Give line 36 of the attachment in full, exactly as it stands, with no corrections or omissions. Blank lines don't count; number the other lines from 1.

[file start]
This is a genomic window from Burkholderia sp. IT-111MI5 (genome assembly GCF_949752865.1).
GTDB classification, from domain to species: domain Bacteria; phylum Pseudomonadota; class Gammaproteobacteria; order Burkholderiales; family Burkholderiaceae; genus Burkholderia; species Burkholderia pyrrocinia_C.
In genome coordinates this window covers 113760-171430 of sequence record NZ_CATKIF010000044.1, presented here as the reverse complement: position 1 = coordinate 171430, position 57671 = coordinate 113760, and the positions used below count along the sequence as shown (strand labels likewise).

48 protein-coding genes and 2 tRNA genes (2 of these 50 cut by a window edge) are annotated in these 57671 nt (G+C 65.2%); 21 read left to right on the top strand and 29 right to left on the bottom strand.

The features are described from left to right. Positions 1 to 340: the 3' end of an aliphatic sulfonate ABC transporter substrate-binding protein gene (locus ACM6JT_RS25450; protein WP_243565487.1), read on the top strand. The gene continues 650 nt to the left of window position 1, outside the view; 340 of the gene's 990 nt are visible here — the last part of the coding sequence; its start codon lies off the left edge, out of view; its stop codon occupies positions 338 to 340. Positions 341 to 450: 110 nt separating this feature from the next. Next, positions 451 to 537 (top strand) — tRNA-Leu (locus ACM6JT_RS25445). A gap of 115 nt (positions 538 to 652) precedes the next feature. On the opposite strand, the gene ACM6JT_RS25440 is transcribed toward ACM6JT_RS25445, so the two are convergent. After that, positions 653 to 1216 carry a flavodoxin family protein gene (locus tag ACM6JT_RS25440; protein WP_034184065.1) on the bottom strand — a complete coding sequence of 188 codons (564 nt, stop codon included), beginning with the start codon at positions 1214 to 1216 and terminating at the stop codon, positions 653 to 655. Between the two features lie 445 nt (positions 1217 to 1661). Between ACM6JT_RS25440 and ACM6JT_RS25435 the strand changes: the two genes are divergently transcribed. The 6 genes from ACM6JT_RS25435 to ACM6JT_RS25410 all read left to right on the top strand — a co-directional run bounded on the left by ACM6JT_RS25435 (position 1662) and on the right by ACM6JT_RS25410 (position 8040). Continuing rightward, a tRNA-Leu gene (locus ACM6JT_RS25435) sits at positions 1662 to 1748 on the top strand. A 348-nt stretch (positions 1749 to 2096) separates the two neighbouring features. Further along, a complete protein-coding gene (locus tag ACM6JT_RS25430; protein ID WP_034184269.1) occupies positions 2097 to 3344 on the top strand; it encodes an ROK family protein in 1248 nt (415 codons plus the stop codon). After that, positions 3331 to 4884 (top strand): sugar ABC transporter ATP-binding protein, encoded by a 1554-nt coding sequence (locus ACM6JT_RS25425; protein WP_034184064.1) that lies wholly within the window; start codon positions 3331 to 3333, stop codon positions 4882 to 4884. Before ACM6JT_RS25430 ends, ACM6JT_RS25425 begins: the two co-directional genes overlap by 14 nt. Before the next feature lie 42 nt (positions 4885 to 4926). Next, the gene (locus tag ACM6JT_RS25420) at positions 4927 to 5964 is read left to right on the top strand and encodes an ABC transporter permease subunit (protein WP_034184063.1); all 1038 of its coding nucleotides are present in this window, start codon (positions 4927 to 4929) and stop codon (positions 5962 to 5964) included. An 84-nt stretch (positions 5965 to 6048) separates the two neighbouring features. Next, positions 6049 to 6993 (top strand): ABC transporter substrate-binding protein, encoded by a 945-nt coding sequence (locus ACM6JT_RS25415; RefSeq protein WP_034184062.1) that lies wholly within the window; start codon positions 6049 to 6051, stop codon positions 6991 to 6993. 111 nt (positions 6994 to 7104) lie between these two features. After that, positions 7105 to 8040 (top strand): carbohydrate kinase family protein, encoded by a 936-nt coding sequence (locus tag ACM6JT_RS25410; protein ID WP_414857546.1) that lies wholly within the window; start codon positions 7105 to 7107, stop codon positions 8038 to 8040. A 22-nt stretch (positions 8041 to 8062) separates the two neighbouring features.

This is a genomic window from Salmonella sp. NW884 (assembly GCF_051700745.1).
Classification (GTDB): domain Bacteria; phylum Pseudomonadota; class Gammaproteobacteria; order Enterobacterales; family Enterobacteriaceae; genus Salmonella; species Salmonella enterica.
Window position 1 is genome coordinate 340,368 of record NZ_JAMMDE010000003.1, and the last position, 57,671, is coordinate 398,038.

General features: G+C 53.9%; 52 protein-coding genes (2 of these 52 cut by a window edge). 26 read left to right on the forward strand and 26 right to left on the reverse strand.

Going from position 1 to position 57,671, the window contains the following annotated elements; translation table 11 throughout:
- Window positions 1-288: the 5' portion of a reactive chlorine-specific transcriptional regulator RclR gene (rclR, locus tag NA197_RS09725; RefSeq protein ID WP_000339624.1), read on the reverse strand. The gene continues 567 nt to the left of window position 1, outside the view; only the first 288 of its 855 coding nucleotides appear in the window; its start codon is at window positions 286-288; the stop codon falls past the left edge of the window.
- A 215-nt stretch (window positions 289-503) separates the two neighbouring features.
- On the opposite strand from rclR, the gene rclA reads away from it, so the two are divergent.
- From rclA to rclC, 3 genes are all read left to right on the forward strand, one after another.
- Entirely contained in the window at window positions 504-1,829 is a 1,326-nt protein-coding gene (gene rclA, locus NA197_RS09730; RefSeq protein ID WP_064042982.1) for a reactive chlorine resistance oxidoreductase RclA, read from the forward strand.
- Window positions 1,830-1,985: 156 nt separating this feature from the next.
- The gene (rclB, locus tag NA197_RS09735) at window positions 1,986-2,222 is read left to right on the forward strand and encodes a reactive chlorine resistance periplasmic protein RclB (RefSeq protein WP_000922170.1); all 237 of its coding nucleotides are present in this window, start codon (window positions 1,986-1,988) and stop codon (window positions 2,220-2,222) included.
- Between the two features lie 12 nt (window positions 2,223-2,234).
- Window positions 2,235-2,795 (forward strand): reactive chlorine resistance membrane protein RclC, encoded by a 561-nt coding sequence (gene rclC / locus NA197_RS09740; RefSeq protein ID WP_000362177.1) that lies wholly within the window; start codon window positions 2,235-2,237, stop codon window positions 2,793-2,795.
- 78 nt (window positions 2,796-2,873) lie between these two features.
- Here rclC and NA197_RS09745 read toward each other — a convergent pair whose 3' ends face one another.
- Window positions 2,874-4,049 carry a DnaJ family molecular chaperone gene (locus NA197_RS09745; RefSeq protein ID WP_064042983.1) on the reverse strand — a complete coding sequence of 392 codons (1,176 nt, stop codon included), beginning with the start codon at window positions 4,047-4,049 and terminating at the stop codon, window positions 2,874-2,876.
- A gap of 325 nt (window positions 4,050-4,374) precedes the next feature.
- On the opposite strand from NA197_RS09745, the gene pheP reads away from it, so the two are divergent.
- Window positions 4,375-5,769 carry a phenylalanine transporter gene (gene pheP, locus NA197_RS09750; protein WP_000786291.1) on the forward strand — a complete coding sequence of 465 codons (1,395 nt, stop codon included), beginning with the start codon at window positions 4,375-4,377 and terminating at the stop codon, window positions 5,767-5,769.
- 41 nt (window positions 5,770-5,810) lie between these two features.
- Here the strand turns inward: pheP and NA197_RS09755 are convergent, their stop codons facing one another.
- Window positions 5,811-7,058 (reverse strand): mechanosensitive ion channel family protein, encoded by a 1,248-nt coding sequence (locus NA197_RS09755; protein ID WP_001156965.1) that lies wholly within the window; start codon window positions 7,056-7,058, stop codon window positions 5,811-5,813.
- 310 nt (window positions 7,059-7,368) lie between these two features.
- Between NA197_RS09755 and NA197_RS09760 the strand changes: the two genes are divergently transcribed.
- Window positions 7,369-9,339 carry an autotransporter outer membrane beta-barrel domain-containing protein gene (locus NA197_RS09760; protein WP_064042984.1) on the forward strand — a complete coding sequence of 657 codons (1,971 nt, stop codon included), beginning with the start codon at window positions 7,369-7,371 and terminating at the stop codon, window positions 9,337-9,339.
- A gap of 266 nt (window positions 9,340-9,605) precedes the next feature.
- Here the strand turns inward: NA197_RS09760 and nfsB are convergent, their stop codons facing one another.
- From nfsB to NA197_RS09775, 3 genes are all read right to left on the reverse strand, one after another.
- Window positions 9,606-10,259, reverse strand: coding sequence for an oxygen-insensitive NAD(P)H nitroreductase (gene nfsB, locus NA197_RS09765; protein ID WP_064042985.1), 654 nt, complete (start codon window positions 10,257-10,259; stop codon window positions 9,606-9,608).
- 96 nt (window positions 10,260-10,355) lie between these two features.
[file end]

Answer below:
- 96 nt (window positions 10,260-10,355) lie between these two features.